CapeTalk presenter John Maytham is at the National Arts Festival 2016 and reflects on the production "Tshepang."
The rape of 9-month-old Baby Tshepang shocked the country in October 2001. Almost 15 years later, the play that National Arts Festival featured artist, Lara Foot, first produced in 2003 is as relevant as ever.
The story of Tshepang and her horrific rape is told by township sculptor, Simon, some three years after the event. The baby's mother, Ruth, is on stage throughout, mute, and, literally, rubbing salt into her wounds.
The play's greatest strength is its nuanced understanding of individual responsibility and the role played by societal dysfunction. Yes, the mother's boyfriend physically raped the infant. But, as Simon angrily retorts at one of the vulture flock of journalists that descended on the northern Cape township in the immediate aftermath, this place has been gang raped many times over.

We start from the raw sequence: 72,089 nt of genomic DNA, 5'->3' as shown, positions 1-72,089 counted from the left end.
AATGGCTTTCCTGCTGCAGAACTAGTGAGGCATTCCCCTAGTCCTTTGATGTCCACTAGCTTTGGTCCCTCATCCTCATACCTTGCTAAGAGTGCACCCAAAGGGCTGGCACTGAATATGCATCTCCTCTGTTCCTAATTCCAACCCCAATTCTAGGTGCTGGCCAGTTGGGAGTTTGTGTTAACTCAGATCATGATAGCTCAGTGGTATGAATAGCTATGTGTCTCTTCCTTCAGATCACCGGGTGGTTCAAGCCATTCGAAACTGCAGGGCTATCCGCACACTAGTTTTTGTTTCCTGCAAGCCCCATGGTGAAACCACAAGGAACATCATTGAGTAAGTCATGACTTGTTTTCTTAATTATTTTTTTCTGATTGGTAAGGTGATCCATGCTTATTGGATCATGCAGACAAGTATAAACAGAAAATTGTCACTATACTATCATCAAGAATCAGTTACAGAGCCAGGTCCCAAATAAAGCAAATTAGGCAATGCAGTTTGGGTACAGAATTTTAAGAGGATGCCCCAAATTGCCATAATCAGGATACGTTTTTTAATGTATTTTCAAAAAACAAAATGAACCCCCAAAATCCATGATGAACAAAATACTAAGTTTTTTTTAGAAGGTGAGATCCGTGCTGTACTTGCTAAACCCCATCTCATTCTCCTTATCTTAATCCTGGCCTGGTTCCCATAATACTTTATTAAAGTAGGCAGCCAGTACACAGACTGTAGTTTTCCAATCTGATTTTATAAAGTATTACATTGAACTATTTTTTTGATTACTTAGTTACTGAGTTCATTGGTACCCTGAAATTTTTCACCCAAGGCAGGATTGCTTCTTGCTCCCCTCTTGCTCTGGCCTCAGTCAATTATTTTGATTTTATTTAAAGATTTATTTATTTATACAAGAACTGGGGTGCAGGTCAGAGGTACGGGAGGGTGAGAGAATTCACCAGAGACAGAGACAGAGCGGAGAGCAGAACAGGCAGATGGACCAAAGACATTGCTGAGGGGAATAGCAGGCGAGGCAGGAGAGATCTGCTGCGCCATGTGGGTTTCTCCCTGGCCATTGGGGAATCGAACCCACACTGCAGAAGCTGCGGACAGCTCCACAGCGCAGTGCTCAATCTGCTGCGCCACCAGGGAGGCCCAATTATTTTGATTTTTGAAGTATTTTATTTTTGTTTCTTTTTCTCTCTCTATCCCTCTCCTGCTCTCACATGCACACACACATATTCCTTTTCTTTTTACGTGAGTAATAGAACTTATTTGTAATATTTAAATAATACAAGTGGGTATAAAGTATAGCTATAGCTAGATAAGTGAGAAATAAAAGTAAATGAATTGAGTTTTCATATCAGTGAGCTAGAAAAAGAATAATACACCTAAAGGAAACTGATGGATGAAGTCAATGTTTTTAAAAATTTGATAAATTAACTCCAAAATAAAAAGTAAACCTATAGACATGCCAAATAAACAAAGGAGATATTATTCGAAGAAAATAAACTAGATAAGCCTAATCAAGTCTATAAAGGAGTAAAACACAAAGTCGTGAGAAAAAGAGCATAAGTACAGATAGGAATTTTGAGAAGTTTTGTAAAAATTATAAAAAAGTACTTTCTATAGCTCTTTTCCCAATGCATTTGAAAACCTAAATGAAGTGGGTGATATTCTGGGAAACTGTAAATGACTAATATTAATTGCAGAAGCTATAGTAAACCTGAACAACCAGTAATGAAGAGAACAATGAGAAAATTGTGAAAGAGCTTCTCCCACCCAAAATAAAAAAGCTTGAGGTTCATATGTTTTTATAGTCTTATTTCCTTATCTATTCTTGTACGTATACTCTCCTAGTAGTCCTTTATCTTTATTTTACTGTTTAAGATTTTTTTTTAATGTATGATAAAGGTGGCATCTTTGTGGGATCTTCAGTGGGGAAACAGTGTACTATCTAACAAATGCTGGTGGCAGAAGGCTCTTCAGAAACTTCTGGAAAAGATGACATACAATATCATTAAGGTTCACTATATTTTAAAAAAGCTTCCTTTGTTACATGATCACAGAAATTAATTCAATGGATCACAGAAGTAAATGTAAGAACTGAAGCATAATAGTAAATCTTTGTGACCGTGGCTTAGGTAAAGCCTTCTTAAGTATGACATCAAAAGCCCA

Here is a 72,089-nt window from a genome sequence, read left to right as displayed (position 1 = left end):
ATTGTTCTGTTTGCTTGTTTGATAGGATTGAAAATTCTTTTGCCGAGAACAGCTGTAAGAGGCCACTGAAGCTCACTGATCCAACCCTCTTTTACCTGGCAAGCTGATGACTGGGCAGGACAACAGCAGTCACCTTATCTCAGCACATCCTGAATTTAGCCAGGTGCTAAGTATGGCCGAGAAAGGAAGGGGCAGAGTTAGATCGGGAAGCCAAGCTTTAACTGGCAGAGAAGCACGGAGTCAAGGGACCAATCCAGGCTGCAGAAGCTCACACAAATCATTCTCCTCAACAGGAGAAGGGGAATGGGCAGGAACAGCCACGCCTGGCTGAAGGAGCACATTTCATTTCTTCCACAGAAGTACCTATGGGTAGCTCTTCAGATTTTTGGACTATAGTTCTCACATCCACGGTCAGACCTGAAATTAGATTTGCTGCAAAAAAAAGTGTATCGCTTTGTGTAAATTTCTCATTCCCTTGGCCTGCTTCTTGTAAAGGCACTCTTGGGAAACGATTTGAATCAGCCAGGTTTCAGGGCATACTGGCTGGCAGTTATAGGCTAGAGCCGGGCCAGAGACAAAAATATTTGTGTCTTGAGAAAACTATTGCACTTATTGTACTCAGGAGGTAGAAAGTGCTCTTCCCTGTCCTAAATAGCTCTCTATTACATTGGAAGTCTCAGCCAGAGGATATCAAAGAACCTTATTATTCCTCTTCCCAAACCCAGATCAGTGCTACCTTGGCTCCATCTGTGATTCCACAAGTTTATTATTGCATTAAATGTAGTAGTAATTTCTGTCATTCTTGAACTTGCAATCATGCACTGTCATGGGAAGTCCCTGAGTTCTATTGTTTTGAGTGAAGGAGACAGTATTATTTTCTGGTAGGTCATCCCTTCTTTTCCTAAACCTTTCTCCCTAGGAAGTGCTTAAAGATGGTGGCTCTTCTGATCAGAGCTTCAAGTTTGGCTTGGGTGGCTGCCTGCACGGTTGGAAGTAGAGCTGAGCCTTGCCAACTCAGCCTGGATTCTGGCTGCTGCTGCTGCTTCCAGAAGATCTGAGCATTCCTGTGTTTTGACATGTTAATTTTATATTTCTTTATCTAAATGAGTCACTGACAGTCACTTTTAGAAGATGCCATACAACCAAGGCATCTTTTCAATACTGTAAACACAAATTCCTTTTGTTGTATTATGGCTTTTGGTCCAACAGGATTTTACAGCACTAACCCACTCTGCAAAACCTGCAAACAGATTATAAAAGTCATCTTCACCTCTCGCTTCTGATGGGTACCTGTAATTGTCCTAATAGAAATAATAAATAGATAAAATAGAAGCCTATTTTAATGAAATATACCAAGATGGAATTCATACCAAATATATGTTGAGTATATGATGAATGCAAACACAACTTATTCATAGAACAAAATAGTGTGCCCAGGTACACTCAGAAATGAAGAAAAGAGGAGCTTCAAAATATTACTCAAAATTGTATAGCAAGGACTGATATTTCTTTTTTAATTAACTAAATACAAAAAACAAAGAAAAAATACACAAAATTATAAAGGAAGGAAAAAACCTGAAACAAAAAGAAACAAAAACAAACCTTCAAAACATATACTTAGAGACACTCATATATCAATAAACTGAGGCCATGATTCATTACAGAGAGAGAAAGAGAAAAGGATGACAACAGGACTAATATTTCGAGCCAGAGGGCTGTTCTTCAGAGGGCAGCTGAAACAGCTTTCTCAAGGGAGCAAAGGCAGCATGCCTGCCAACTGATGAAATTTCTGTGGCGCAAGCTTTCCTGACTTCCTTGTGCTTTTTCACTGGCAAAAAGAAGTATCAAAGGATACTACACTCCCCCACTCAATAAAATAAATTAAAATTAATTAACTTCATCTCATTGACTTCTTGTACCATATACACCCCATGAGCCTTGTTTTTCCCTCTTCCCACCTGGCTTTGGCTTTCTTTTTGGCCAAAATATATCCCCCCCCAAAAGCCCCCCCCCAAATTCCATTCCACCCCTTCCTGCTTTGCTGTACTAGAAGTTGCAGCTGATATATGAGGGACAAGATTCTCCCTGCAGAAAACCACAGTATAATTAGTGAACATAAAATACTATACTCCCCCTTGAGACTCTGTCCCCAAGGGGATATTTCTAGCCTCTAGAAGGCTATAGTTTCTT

15 years on, the horrific statistics around ongoing child rapes tell us that the systemic, historical dysfunction and soceital illness that makes these violations almost inevitable are, depressingly, still very much with us. It's an exceptional piece of theatre, written and performed with a rare and wonderful integrity and compassion.
I watched it as one of about a dozen adults in an audience of nearly 300 senior school pupils. The silence; the drawn-in breaths; the audible groans of horror all attested to their, and my, total absorption in the drama. In the post-performance discussion, Lara Foot, stressed to the shell-shocked audience that she'd not written Tshepang to send people home saddened; bur rather to get them engaged, because that engagement is the first step in becoming part of a solution to a terrible scourge.